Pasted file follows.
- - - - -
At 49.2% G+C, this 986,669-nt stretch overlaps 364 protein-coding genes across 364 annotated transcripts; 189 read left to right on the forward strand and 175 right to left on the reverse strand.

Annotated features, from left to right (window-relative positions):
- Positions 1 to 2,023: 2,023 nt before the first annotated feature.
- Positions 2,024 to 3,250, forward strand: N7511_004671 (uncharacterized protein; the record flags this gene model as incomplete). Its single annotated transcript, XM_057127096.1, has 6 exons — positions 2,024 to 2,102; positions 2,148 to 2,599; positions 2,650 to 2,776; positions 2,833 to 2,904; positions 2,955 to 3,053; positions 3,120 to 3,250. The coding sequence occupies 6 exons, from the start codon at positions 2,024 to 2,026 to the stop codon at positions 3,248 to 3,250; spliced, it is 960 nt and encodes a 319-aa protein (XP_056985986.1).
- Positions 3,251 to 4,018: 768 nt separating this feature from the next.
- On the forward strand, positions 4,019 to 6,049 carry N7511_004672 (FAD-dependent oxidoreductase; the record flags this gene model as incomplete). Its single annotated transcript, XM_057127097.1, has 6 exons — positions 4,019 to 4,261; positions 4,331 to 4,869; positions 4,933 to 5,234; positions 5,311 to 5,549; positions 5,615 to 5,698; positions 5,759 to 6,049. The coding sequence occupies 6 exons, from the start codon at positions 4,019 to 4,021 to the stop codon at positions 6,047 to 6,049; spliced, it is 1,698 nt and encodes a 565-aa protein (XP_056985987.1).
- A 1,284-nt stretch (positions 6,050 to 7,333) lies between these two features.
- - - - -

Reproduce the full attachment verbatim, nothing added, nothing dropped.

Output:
At 49.2% G+C, this 986,669-nt stretch overlaps 364 protein-coding genes across 364 annotated transcripts; 189 read left to right on the forward strand and 175 right to left on the reverse strand.

Annotated features, from left to right (window-relative positions):
- Positions 1 to 2,023: 2,023 nt before the first annotated feature.
- Positions 2,024 to 3,250, forward strand: N7511_004671 (uncharacterized protein; the record flags this gene model as incomplete). Its single annotated transcript, XM_057127096.1, has 6 exons — positions 2,024 to 2,102; positions 2,148 to 2,599; positions 2,650 to 2,776; positions 2,833 to 2,904; positions 2,955 to 3,053; positions 3,120 to 3,250. The coding sequence occupies 6 exons, from the start codon at positions 2,024 to 2,026 to the stop codon at positions 3,248 to 3,250; spliced, it is 960 nt and encodes a 319-aa protein (XP_056985986.1).
- Positions 3,251 to 4,018: 768 nt separating this feature from the next.
- On the forward strand, positions 4,019 to 6,049 carry N7511_004672 (FAD-dependent oxidoreductase; the record flags this gene model as incomplete). Its single annotated transcript, XM_057127097.1, has 6 exons — positions 4,019 to 4,261; positions 4,331 to 4,869; positions 4,933 to 5,234; positions 5,311 to 5,549; positions 5,615 to 5,698; positions 5,759 to 6,049. The coding sequence occupies 6 exons, from the start codon at positions 4,019 to 4,021 to the stop codon at positions 6,047 to 6,049; spliced, it is 1,698 nt and encodes a 565-aa protein (XP_056985987.1).
- A 1,284-nt stretch (positions 6,050 to 7,333) lies between these two features.